Researchers find dying cells essential to muscle development and repair
Dying cells play an unexpected and vital role in the creation of muscle fibers, researchers at the University of Virginia School of Medicine have determined. The finding could lead to new ways to battle conditions such as muscular dystrophy, facilitate healing after surgery and benefit athletes in their efforts to recover more quickly.
"These dead cells aren't just a nuisance, which we've always considered them to be," U.Va.'s Kodi S. Ravichandran said. "They have other, important roles before they leave this world."
Dying cells have long been considered debris that must be removed from the body to avoid causing tissue inflammation. However, the U.Va. research shows that a small number of myoblasts – precursor cells that develop into muscle tissue – must die to allow muscle formation.
The finding suggests that programmed cell death, known as apoptosis, can also influence differentiation of other healthy cells within a tissue. The dying cells express a marker on their surface that signals their death and spurs the body to remove them; that same marker on these dying cells, the U.Va. researchers discovered, cues surrounding cells to develop into muscle fibers. The U.Va. researchers have identified both the membrane marker on the dying cells (a lipid normally hidden on live cells) and a corresponding receptor in the healthy myoblasts that are induced to fuse, said Ravichandran, chairman of the School of Medicine's Department of Microbiology, Immunology and Cancer Biology.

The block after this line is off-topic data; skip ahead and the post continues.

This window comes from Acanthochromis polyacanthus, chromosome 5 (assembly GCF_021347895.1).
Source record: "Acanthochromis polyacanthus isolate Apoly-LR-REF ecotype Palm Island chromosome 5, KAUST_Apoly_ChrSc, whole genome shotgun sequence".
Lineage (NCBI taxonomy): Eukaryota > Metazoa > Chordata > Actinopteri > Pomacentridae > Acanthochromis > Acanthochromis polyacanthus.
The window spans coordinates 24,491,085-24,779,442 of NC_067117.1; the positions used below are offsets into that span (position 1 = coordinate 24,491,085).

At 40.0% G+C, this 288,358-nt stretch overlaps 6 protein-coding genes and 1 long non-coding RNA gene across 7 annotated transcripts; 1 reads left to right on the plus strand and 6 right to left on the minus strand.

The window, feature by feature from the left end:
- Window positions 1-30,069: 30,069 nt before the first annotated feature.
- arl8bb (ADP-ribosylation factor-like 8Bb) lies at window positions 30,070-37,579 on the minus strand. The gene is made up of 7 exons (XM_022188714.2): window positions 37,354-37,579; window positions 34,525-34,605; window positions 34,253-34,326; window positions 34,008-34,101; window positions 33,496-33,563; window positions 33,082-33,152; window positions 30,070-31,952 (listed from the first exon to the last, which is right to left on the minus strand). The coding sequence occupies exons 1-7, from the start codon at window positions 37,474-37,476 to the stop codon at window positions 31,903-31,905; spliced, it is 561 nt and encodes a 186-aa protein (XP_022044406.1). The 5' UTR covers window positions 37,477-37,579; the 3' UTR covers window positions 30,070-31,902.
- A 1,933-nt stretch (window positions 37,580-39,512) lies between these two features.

"It's been known for a while that there are a few muscle cells that die during exercise, and that building muscle mass depends on a few of those cells dying," Ravichandran said. "This work puts an interesting spin on that."
The discovery opens up many intriguing avenues for researchers to explore, including the possibility of producing muscle growth either through the direct application of apoptotic cells or by otherwise stimulating the cellular signaling pathways on the healthy cells. The genes encoding the receptor protein (called BAI1) and some of the components of the signaling pathway are found to be altered in patients with muscular dystrophy and other forms of muscle disorders.
"Because this pathway seems to be involved in muscle repair after injury, this could be relevant for recovery after surgeries, combat injuries in soldiers or any condition that could lead to muscle injury or muscle atrophy," Ravichandran said. "Take Duchenne muscular dystrophy, for example. One in 3,500 boys that are born have this disease. If we can help alleviate the distress of even a few of these individuals, we would have made significant progress."
The findings have been published online by the journal Nature and will appear in a forthcoming print edition (along with a News and Views highlighting the impact of the work).